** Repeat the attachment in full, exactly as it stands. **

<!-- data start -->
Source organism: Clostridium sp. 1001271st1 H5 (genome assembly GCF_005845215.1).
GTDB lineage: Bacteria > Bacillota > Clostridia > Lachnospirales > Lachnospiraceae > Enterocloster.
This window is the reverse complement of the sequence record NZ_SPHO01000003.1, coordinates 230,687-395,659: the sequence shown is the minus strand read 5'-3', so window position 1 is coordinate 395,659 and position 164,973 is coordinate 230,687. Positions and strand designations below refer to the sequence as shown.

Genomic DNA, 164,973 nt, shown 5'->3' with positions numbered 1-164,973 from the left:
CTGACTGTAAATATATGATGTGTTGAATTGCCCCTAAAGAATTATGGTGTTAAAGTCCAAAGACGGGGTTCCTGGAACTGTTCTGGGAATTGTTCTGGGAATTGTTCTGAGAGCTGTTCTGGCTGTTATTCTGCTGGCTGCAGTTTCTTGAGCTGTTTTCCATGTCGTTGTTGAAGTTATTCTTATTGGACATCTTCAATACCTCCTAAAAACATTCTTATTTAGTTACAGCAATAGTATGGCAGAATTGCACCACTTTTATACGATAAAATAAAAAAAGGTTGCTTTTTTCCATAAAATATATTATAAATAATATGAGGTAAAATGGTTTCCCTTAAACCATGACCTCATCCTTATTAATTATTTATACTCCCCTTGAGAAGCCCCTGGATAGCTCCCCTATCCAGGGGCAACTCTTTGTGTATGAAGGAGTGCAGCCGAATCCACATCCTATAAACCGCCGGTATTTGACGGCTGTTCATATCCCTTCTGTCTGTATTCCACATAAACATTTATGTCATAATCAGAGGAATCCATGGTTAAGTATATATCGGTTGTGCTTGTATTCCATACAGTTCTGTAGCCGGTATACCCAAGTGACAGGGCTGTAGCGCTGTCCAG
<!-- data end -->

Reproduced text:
Source organism: Clostridium sp. 1001271st1 H5 (genome assembly GCF_005845215.1).
GTDB lineage: Bacteria > Bacillota > Clostridia > Lachnospirales > Lachnospiraceae > Enterocloster.
This window is the reverse complement of the sequence record NZ_SPHO01000003.1, coordinates 230,687-395,659: the sequence shown is the minus strand read 5'-3', so window position 1 is coordinate 395,659 and position 164,973 is coordinate 230,687. Positions and strand designations below refer to the sequence as shown.

Genomic DNA, 164,973 nt, shown 5'->3' with positions numbered 1-164,973 from the left:
CTGACTGTAAATATATGATGTGTTGAATTGCCCCTAAAGAATTATGGTGTTAAAGTCCAAAGACGGGGTTCCTGGAACTGTTCTGGGAATTGTTCTGGGAATTGTTCTGAGAGCTGTTCTGGCTGTTATTCTGCTGGCTGCAGTTTCTTGAGCTGTTTTCCATGTCGTTGTTGAAGTTATTCTTATTGGACATCTTCAATACCTCCTAAAAACATTCTTATTTAGTTACAGCAATAGTATGGCAGAATTGCACCACTTTTATACGATAAAATAAAAAAAGGTTGCTTTTTTCCATAAAATATATTATAAATAATATGAGGTAAAATGGTTTCCCTTAAACCATGACCTCATCCTTATTAATTATTTATACTCCCCTTGAGAAGCCCCTGGATAGCTCCCCTATCCAGGGGCAACTCTTTGTGTATGAAGGAGTGCAGCCGAATCCACATCCTATAAACCGCCGGTATTTGACGGCTGTTCATATCCCTTCTGTCTGTATTCCACATAAACATTTATGTCATAATCAGAGGAATCCATGGTTAAGTATATATCGGTTGTGCTTGTATTCCATACAGTTCTGTAGCCGGTATACCCAAGTGACAGGGCTGTAGCGCTGTCCAG